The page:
ESEA Bitcoin Scandal
The class-action suit is seeking damages and demanding a trial by jury for the ESEA.
Earlier this month, a major scandal tarnished the ESEA's otherwise good reputation when it was revealed that admins had installed Bitcoin mining malware unknowingly onto player's computers. I won't bore you with the details of Bitcoin mining (which is quite interesting, actually), but just know that they essentially made almost $4, 000 by demanding a large enough amount of system resources from affected computers, that it was causing player's graphics cards to die. Some of those players apparently didn't appreciate having their cards melted and their trust violated, and have in turn served the ESEA with a class action suit, seeking damages and demanding a trial by jury.
The lawsuit has been drawn up by three claimants, Kevin Gallette, Jackson Smith and Roy Han, "on behalf of all others similarly situated" in California. The trio are citing laws including the Californian Consumer Protection Against Computer Spyware Act, Unfair Competition, Fraud, Conversion and Product Liability.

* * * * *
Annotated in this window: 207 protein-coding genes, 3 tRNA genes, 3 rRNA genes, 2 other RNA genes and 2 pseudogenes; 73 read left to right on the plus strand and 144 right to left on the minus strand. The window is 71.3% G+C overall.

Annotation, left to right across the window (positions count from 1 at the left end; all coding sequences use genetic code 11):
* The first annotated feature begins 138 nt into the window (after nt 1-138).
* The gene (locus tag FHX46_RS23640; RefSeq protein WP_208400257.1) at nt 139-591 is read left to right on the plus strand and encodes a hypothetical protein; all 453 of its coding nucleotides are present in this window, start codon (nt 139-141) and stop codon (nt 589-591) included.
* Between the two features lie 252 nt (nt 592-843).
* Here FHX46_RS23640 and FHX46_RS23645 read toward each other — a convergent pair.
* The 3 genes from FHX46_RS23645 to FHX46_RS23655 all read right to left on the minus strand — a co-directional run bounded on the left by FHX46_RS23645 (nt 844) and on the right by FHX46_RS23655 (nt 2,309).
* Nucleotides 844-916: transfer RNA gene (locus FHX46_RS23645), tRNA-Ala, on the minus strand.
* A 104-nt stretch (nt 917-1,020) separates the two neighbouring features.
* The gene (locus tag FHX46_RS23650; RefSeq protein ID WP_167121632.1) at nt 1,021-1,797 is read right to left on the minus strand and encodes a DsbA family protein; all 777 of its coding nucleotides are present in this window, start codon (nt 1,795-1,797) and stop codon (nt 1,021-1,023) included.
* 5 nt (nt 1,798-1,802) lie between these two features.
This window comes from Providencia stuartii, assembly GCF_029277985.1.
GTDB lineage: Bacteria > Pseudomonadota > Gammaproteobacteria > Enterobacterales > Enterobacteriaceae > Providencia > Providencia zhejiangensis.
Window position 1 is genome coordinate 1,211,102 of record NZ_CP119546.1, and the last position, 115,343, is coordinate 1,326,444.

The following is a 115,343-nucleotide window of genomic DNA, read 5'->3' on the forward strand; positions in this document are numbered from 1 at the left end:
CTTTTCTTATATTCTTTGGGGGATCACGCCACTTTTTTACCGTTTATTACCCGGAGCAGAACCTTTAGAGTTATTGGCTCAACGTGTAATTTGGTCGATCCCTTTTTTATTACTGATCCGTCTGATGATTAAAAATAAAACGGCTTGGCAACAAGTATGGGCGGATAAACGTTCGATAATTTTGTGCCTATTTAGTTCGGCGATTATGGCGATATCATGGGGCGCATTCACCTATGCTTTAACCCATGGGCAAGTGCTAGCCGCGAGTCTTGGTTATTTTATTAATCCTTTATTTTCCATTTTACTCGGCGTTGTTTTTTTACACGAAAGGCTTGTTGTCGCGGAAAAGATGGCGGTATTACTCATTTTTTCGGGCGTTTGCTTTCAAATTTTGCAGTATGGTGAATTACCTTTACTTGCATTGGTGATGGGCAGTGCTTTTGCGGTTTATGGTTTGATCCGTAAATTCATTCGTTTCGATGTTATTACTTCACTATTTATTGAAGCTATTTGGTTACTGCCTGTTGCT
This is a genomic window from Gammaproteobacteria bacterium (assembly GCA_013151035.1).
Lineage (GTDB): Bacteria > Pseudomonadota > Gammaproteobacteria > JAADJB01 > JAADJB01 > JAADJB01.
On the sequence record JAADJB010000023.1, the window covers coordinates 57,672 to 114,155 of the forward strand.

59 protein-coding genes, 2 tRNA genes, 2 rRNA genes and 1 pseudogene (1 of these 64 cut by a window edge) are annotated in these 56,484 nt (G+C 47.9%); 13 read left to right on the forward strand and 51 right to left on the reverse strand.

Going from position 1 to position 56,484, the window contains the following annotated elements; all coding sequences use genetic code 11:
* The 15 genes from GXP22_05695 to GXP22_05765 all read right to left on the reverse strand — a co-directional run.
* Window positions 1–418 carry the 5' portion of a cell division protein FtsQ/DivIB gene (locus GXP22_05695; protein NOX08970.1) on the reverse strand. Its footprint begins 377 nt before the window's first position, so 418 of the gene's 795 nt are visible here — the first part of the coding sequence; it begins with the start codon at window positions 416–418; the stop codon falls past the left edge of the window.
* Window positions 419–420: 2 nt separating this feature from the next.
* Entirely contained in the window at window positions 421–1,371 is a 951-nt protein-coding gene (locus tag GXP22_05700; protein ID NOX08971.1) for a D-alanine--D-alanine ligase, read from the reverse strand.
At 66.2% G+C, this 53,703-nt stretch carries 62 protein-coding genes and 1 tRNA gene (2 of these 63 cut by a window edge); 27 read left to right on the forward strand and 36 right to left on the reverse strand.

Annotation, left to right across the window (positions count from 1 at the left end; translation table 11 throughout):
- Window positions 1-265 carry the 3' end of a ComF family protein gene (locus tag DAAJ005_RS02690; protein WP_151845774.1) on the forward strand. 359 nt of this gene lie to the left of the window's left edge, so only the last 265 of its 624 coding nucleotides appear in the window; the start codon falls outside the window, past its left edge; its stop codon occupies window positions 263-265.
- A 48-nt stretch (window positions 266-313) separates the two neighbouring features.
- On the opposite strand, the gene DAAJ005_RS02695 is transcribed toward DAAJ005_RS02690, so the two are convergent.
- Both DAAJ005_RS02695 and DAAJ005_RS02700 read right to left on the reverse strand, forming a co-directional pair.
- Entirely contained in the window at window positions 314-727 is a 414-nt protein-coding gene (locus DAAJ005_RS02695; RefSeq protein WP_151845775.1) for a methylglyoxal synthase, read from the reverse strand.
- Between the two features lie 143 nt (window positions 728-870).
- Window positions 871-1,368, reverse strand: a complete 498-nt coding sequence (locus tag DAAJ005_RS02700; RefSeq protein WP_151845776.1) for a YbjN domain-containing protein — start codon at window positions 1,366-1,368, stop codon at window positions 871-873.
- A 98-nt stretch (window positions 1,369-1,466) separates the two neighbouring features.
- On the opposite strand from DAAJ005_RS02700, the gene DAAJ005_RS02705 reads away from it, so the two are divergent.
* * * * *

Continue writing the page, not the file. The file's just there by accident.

When the accusations first flew, ESEA Co-founder Eric Thunberg initially pleaded ignorance, then tried to blame the whole thing on an "April Fools" joke gone wrong before eventually singling out "an employee acting on his own and without authorization."
To his credit, Thunberg has pledged to add $3, 713.55 (the total equivalent value of the Bitcoins mined during the whole fiasco) to the Season 14 prize pool, as well as donate double that amount to the American Cancer Society.